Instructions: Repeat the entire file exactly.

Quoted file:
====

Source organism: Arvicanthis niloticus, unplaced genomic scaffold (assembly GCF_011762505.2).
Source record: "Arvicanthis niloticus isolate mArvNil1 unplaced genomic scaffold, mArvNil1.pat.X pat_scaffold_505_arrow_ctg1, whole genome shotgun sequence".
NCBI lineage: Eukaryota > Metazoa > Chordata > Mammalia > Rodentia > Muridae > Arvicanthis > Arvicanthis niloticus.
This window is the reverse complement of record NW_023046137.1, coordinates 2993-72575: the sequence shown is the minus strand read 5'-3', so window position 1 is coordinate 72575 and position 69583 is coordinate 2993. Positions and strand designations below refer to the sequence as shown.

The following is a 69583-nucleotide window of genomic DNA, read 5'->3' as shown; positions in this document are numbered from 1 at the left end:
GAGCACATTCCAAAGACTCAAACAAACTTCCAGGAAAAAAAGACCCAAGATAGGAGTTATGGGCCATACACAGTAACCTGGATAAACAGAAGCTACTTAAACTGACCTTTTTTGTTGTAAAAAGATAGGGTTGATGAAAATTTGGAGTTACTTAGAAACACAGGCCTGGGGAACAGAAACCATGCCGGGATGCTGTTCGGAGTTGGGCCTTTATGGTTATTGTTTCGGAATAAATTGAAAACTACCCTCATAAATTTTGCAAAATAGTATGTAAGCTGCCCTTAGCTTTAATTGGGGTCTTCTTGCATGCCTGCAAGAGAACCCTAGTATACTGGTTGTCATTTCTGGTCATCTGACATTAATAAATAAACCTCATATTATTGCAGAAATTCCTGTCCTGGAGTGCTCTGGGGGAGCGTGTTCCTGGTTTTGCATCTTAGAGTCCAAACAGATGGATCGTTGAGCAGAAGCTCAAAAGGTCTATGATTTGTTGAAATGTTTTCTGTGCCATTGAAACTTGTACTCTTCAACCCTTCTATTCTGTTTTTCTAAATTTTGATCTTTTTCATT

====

Source organism: Arvicanthis niloticus, unplaced genomic scaffold (assembly GCF_011762505.2).
Source record: "Arvicanthis niloticus isolate mArvNil1 unplaced genomic scaffold, mArvNil1.pat.X pat_scaffold_505_arrow_ctg1, whole genome shotgun sequence".
NCBI lineage: Eukaryota > Metazoa > Chordata > Mammalia > Rodentia > Muridae > Arvicanthis > Arvicanthis niloticus.
This window is the reverse complement of record NW_023046137.1, coordinates 2993-72575: the sequence shown is the minus strand read 5'-3', so window position 1 is coordinate 72575 and position 69583 is coordinate 2993. Positions and strand designations below refer to the sequence as shown.

The following is a 69583-nucleotide window of genomic DNA, read 5'->3' as shown; positions in this document are numbered from 1 at the left end:
GAGCACATTCCAAAGACTCAAACAAACTTCCAGGAAAAAAAGACCCAAGATAGGAGTTATGGGCCATACACAGTAACCTGGATAAACAGAAGCTACTTAAACTGACCTTTTTTGTTGTAAAAAGATAGGGTTGATGAAAATTTGGAGTTACTTAGAAACACAGGCCTGGGGAACAGAAACCATGCCGGGATGCTGTTCGGAGTTGGGCCTTTATGGTTATTGTTTCGGAATAAATTGAAAACTACCCTCATAAATTTTGCAAAATAGTATGTAAGCTGCCCTTAGCTTTAATTGGGGTCTTCTTGCATGCCTGCAAGAGAACCCTAGTATACTGGTTGTCATTTCTGGTCATCTGACATTAATAAATAAACCTCATATTATTGCAGAAATTCCTGTCCTGGAGTGCTCTGGGGGAGCGTGTTCCTGGTTTTGCATCTTAGAGTCCAAACAGATGGATCGTTGAGCAGAAGCTCAAAAGGTCTATGATTTGTTGAAATGTTTTCTGTGCCATTGAAACTTGTACTCTTCAACCCTTCTATTCTGTTTTTCTAAATTTTGATCTTTTTCATT